E.T. Mensah, Day By Day

Michaelangelo Matos

By Michaelangelo Matos

on 04.22.11 in Reviews

Ghanaian bandleader, vocalist, songwriter and multi-instrumentalist Emmanuel Tettey Mensah was one of the biggest stars of the '50s and '60s, and a half-century later it's clear why: Everything on this superb 15-song distillation of his early '60s work oozes ease. By then, he'd had plenty of experience: Mensah had led bands since the late '30s and after World War II helped forged the highlife style from then-dominant swing bands by beefing up the percussion, giving the horns jazz-like voicings and freedom and adding calypso to an already broad repertoire.

The easeful early-’60s peak of a Ghanaian highlife pioneer.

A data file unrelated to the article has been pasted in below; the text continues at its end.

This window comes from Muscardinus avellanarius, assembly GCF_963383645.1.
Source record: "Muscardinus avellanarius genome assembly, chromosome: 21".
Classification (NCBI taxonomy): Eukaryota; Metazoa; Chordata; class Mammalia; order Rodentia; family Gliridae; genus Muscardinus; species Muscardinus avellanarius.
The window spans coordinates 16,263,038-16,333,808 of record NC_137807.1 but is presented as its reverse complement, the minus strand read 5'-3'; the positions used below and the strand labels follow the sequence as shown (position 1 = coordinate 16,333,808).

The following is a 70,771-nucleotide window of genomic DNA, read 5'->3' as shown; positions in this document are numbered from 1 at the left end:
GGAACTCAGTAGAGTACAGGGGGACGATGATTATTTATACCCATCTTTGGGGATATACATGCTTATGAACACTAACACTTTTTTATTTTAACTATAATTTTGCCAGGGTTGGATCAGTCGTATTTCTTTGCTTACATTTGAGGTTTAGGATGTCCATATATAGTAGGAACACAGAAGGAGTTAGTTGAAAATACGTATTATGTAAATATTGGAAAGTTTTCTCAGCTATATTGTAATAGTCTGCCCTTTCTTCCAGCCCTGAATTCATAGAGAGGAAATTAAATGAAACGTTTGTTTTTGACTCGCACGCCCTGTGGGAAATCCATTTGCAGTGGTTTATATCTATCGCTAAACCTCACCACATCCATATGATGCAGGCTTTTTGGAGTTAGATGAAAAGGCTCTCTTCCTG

How broad? Mensah sang in six languages, all superbly, in a slightly grainy low tenor that could sound upright ("Ghana-Guinea-Mali," which celebrates the three nations '"strong union") or excitable ("205," featuring one of the snazziest horn charts ever written — by Mensah, of course). He was, in short, a total smoothie, and he had rhythms to match: it takes so little time for a shaker-led number like "Onipa" to sink into your hips or brain that rehearing it after a long period can seem uncanny — is a musical sense-memory taking place, or do you really recall the song that well? The answer, of course, is the latter — you've been zinged by a master. Eventually, highlife would fade as greater Africa's leading pop style, replaced by the trickier rhythms of Congolese rumba, and Mensah would retire in the early '70s. (He died in 1996, aged 77.) But time has only intensified the glow of the man in his prime.